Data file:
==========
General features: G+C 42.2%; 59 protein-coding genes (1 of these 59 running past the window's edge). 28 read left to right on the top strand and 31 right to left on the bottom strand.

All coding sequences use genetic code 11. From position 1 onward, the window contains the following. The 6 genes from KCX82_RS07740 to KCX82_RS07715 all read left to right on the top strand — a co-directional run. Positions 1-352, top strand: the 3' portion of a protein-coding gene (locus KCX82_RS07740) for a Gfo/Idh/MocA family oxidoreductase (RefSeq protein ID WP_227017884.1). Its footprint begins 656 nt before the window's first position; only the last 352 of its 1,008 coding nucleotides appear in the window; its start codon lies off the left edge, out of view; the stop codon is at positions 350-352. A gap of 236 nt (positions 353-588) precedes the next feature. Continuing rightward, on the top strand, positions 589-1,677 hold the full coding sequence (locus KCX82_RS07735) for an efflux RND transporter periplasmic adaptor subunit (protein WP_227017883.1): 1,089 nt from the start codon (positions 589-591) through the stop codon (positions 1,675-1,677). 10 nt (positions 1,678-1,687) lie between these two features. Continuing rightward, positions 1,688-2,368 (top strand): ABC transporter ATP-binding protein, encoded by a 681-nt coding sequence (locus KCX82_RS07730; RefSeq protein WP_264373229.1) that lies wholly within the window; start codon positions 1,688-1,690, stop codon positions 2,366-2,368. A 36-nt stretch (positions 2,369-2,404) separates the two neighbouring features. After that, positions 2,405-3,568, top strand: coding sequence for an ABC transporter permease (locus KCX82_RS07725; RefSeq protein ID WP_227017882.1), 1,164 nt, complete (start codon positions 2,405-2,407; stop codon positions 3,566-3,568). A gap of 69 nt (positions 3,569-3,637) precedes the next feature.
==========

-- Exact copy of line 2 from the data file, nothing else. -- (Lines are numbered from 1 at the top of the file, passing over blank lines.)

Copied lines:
All coding sequences use genetic code 11. From position 1 onward, the window contains the following. The 6 genes from KCX82_RS07740 to KCX82_RS07715 all read left to right on the top strand — a co-directional run. Positions 1-352, top strand: the 3' portion of a protein-coding gene (locus KCX82_RS07740) for a Gfo/Idh/MocA family oxidoreductase (RefSeq protein ID WP_227017884.1). Its footprint begins 656 nt before the window's first position; only the last 352 of its 1,008 coding nucleotides appear in the window; its start codon lies off the left edge, out of view; the stop codon is at positions 350-352. A gap of 236 nt (positions 353-588) precedes the next feature. Continuing rightward, on the top strand, positions 589-1,677 hold the full coding sequence (locus KCX82_RS07735) for an efflux RND transporter periplasmic adaptor subunit (protein WP_227017883.1): 1,089 nt from the start codon (positions 589-591) through the stop codon (positions 1,675-1,677). 10 nt (positions 1,678-1,687) lie between these two features. Continuing rightward, positions 1,688-2,368 (top strand): ABC transporter ATP-binding protein, encoded by a 681-nt coding sequence (locus KCX82_RS07730; RefSeq protein WP_264373229.1) that lies wholly within the window; start codon positions 1,688-1,690, stop codon positions 2,366-2,368. A 36-nt stretch (positions 2,369-2,404) separates the two neighbouring features. After that, positions 2,405-3,568, top strand: coding sequence for an ABC transporter permease (locus KCX82_RS07725; RefSeq protein ID WP_227017882.1), 1,164 nt, complete (start codon positions 2,405-2,407; stop codon positions 3,566-3,568). A gap of 69 nt (positions 3,569-3,637) precedes the next feature.